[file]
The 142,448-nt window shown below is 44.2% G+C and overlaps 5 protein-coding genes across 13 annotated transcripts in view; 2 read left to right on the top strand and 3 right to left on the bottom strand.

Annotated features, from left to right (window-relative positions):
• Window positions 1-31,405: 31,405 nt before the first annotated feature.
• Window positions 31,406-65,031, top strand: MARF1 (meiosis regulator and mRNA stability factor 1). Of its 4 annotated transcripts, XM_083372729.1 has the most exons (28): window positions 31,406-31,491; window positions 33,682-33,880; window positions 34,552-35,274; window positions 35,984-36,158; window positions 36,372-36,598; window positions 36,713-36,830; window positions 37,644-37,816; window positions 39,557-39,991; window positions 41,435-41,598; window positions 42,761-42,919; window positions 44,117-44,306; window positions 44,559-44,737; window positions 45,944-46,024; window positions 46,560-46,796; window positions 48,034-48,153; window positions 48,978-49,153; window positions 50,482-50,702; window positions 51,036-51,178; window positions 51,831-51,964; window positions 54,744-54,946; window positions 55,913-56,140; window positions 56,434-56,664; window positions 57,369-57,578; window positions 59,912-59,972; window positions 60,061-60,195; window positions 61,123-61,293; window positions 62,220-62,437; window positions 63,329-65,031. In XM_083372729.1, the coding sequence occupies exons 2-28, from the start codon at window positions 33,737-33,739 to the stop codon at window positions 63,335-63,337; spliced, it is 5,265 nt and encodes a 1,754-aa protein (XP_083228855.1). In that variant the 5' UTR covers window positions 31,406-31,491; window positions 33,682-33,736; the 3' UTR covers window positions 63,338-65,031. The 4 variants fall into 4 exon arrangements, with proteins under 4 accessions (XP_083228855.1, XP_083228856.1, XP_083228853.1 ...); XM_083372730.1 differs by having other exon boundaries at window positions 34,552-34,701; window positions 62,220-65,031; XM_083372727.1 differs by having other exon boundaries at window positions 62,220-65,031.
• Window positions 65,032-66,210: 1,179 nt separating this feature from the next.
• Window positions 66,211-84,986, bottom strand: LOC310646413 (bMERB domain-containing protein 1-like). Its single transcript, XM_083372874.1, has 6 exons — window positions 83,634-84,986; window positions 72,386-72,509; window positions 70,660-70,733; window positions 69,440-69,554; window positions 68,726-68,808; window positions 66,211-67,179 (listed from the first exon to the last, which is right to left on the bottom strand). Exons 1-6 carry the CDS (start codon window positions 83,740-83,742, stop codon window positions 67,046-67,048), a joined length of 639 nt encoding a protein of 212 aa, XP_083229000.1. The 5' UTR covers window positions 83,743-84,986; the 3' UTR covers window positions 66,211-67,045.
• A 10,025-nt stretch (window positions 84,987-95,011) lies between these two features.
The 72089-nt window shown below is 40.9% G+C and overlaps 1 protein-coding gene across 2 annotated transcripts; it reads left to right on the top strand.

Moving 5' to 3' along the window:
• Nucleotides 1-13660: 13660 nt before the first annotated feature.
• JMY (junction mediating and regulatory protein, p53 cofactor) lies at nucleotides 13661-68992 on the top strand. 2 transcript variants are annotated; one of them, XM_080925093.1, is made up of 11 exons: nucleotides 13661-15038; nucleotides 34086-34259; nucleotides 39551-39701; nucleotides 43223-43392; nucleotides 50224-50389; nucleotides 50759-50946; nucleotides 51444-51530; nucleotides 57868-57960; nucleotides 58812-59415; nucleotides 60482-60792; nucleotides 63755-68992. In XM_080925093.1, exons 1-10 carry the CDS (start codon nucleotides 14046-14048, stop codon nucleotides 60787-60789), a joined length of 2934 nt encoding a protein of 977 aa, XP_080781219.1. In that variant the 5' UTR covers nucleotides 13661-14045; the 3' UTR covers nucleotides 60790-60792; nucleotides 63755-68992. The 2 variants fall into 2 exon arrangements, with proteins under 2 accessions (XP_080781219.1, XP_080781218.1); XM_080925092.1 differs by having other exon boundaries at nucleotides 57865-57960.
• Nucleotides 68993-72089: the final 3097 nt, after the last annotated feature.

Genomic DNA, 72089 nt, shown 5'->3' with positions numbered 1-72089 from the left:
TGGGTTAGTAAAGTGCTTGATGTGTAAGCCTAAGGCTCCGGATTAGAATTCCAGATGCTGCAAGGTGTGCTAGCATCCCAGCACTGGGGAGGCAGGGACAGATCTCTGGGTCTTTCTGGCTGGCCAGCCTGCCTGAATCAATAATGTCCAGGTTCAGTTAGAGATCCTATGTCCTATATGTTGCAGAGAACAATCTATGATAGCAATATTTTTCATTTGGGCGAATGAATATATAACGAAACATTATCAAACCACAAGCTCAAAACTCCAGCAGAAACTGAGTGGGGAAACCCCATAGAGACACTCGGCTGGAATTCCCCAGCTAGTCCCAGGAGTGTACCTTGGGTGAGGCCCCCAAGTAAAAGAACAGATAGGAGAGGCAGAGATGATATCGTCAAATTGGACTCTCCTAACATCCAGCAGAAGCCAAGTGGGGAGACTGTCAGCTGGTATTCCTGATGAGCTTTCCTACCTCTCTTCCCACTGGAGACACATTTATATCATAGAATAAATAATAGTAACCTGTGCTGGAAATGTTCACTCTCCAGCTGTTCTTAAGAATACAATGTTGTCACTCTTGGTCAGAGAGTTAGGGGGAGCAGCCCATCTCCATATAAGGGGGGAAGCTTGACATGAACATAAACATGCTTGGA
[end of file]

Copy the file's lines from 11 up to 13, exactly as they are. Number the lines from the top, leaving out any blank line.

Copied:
• JMY (junction mediating and regulatory protein, p53 cofactor) lies at nucleotides 13661-68992 on the top strand. 2 transcript variants are annotated; one of them, XM_080925093.1, is made up of 11 exons: nucleotides 13661-15038; nucleotides 34086-34259; nucleotides 39551-39701; nucleotides 43223-43392; nucleotides 50224-50389; nucleotides 50759-50946; nucleotides 51444-51530; nucleotides 57868-57960; nucleotides 58812-59415; nucleotides 60482-60792; nucleotides 63755-68992. In XM_080925093.1, exons 1-10 carry the CDS (start codon nucleotides 14046-14048, stop codon nucleotides 60787-60789), a joined length of 2934 nt encoding a protein of 977 aa, XP_080781219.1. In that variant the 5' UTR covers nucleotides 13661-14045; the 3' UTR covers nucleotides 60790-60792; nucleotides 63755-68992. The 2 variants fall into 2 exon arrangements, with proteins under 2 accessions (XP_080781219.1, XP_080781218.1); XM_080925092.1 differs by having other exon boundaries at nucleotides 57865-57960.
• Nucleotides 68993-72089: the final 3097 nt, after the last annotated feature.

Genomic DNA, 72089 nt, shown 5'->3' with positions numbered 1-72089 from the left: